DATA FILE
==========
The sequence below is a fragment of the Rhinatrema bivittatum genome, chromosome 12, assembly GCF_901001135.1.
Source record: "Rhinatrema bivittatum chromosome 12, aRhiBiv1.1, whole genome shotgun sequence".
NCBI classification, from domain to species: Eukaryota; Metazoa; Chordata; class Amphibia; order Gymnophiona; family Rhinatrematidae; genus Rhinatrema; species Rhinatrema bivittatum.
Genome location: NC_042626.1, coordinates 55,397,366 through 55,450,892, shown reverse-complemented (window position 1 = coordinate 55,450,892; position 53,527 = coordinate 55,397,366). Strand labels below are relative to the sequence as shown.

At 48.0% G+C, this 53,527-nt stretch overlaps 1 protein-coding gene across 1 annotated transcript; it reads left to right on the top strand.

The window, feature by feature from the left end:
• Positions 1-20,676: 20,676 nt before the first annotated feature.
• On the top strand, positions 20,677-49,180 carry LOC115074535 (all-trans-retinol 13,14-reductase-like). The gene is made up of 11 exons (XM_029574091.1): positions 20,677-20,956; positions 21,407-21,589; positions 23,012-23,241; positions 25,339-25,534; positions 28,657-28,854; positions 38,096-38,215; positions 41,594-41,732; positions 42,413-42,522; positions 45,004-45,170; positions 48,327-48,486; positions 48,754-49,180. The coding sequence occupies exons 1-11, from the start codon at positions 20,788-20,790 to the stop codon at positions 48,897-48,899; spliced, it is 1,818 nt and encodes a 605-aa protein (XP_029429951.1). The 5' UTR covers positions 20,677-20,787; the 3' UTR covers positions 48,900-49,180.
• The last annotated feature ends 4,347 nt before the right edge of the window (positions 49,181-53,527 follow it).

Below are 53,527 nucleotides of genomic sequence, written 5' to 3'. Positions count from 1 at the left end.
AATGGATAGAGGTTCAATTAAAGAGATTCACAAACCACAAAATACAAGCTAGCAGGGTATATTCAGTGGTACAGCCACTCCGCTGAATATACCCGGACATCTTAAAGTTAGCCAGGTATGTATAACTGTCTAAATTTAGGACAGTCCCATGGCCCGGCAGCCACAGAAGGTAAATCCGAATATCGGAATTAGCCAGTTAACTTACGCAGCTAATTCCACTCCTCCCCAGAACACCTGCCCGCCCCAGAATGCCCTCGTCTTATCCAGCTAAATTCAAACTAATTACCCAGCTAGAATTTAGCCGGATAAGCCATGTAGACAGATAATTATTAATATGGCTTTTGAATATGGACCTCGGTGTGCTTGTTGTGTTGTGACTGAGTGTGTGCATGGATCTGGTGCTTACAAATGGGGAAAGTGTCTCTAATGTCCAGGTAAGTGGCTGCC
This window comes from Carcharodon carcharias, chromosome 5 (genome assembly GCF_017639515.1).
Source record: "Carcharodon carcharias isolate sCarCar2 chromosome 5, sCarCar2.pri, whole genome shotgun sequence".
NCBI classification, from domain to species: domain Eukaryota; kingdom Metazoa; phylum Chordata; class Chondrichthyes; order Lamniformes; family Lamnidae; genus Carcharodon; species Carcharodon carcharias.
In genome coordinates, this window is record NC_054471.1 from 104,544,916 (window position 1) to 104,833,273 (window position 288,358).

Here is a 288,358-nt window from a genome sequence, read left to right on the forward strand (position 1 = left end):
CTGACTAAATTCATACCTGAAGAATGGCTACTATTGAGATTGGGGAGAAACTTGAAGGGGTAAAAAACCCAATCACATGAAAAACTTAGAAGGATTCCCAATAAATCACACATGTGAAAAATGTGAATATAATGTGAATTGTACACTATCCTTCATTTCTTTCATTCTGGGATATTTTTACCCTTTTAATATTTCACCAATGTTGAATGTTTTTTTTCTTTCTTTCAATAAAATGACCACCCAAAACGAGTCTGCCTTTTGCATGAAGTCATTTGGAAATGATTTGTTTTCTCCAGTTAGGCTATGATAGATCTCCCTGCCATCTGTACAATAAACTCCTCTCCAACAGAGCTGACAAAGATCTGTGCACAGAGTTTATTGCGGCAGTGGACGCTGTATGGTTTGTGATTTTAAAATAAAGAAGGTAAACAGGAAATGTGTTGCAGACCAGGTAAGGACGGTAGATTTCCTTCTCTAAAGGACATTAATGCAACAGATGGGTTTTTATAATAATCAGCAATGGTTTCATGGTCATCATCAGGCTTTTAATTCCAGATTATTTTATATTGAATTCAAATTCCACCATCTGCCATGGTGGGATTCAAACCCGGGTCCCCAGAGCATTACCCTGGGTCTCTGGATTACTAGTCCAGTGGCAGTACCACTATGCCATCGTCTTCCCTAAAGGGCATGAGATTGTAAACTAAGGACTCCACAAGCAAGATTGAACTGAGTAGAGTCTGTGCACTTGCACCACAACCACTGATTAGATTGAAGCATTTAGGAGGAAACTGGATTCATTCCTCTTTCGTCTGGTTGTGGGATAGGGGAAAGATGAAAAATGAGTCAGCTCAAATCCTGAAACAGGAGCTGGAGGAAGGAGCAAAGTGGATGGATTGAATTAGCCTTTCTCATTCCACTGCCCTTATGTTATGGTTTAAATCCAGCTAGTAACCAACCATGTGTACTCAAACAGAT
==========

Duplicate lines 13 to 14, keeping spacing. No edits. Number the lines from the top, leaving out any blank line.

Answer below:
Source record: "Carcharodon carcharias isolate sCarCar2 chromosome 5, sCarCar2.pri, whole genome shotgun sequence".
NCBI classification, from domain to species: domain Eukaryota; kingdom Metazoa; phylum Chordata; class Chondrichthyes; order Lamniformes; family Lamnidae; genus Carcharodon; species Carcharodon carcharias.